What our nonprofit Anchors Aweigh Academy and its
EverythingAboutBoats.org website have accomplished so far.

  • Published over 300 website main topic webpages, many with full articles on the topic. See our Website Contents in the Right Sidebar for the listing of the main topic pages.
  • Published over 9,000 marine vendor webpages, all with their contact information, most with a description of their products and services, many with product documentation, specifications and independent reviews. (Includes: Boat designers, boat building tools, material and equipment manufacturers and suppliers, boat builders and dealers, yacht brokers, marine surveyors, boat insurers, boat transporters, skippers and crews, boatyards and marinas, yacht clubs, boat rentals and yacht charters, boating, seamanship and maritime schools, marine law attorneys and expert witnesses, boat refitters and repairers, book authors and publishers, and video producers)
  • Acquired over 120,000 pages of product documentation including Catalogs, Brochures, SpecSheets, Pictures, Serial Number Guides, Installation Manuals, OpManuals, Parts Schematics, Parts Bulletins, Shop Manuals, Wiring Diagrams, Service Bulletins, and Recalls. And have made all viewable to academy members through the EAB website.
  • Acquired over 1,200 books and magazine back issues in our academy library and so far have made over 700 viewable to academy members through the EAB website.
  • Published over 500 DIY How-To articles about boat design, construction, inspection, operation, maintenance, troubleshooting and repair. We are working hard to do more.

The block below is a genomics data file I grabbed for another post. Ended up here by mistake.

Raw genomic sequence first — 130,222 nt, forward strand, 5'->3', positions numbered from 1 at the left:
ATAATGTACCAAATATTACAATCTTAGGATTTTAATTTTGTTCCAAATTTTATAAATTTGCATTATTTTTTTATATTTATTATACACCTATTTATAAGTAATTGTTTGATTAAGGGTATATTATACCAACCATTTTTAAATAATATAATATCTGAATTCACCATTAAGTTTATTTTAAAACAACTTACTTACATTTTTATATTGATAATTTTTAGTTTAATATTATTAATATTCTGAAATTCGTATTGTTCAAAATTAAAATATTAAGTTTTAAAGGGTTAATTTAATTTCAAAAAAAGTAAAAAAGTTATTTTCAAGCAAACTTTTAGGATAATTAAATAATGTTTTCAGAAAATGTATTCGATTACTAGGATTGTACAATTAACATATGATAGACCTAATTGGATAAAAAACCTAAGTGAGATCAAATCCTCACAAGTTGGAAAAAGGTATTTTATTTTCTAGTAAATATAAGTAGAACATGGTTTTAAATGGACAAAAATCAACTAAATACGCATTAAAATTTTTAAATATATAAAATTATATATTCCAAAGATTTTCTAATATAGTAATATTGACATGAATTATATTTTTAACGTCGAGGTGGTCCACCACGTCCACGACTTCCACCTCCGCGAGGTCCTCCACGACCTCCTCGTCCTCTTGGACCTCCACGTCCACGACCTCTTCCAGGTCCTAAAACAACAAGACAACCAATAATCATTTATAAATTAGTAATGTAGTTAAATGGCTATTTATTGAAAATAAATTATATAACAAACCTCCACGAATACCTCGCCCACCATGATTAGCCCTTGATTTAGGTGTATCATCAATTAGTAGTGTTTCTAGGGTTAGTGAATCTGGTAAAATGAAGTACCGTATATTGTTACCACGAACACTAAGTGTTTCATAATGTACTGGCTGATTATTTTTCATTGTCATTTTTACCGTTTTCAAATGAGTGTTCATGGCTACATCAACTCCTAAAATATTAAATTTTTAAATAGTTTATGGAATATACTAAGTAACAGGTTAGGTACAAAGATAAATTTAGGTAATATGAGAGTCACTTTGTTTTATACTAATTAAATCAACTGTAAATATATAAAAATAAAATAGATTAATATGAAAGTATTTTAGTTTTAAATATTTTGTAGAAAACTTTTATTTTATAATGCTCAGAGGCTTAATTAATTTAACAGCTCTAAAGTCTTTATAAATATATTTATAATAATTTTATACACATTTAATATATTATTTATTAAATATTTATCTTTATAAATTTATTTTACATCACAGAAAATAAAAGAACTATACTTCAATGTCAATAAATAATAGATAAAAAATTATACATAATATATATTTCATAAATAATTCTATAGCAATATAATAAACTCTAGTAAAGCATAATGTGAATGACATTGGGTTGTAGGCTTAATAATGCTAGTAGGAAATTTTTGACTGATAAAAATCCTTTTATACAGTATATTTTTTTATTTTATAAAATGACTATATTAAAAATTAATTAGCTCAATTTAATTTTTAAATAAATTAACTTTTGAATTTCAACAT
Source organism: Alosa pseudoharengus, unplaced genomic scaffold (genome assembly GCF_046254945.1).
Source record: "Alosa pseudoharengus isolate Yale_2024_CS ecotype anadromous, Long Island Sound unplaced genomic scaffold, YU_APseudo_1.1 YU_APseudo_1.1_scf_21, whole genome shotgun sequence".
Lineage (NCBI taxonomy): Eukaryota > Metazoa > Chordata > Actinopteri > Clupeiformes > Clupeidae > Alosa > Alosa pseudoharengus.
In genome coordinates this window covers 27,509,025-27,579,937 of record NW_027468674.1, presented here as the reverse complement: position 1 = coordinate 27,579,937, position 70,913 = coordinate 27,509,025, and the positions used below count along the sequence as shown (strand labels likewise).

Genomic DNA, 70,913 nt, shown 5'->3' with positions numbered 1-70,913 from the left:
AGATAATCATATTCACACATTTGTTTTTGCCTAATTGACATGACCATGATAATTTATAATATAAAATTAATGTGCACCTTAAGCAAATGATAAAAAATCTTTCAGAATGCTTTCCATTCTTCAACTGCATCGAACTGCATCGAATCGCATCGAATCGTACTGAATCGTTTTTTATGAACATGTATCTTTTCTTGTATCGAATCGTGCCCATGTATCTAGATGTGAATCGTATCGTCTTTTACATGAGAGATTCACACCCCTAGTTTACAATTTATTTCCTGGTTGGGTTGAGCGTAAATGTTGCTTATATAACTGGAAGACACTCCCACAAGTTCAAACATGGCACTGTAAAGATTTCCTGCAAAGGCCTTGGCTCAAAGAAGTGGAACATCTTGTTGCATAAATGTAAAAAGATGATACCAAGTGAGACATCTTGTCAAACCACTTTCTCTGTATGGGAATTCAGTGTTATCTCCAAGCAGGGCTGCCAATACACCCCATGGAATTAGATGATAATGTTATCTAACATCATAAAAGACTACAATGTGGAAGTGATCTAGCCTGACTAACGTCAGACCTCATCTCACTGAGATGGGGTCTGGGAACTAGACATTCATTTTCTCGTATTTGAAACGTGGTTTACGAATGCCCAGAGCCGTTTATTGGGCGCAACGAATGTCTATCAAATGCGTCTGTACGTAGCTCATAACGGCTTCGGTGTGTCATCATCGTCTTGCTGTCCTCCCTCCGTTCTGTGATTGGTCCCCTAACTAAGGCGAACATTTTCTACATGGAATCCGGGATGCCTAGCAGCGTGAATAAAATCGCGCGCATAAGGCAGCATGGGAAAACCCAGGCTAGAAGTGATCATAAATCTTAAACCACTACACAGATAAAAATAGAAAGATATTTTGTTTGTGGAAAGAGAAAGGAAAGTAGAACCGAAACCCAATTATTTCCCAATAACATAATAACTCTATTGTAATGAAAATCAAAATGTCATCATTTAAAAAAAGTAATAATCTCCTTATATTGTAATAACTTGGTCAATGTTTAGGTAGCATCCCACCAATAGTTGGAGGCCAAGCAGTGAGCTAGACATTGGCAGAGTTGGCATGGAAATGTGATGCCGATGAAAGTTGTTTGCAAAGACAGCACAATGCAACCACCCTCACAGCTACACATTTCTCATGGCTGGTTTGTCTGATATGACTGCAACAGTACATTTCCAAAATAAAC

We are currently formatting and polishing the Anchors Aweigh Academy online and hands-on courses. The Marine Surveying course has proven to be excellent for both the beginner and the seasoned surveyor, and especially helpful to the Do-It-Yourselfer.


Current Academy Members must SIGN IN to gain FULL access
to this website including the Members' Comments & Reviews!

If your membership has expired, CLICK HERE to Renew.

IF YOU ARE NOT YET AN ACADEMY MEMBER,
CLICK HERE to discover how you can become a Member and gain FULL access to
thousands of expanded pages and articles, and dozens of excellent programs
WITH JUST A SMALL DONATION!

Thank you for your support. You make this website possible.


Comments for Public Viewing

Submit any comments for public viewing via email
To⇒Comments@EverthingAboutBoats.org

Please remember to put this webpage's title in the subject line of your email.
All comments are moderated before they appear on this page. See Comment Rules.

FROM Donald: "This is an awesome website. I found the information that I needed right away from one of the over 10,000 free articles that you provide as a public service. I'm surprised that so much if this site is free. But I still signed up so I could access the thousands of expanded pages, interesting articles, and dozens of valuable programs! The member's library of books, magazines and videos that I can view online is really terrific! I understand that you and your staff are all unpaid volunteers. Please keep up the good work. And I commend you for your plans to add another 10,000 free informative articles over the next year. I'm thrilled to support you in this endeavor with my small membership donation. Thanks again for all your hard work."

FROM Huey: "I agree with my Uncle, I too have found the articles to be very enlightening. They say that it will take about 50,000 articles to cover the full scope that they have envisioned for the website. They have over 10,000 articles so far and that's doing pretty well, but it could take several years to get the rest. I also noticed that many of the Main Topic Pages and some of the article pages are still in the rough draft stage. I guess that they will fill in as they can get volunteers to work on them. But what I can't figure out is why anyone would spend the time writing informative in depth articles just to give away free to this website for publication? What's in it for them?"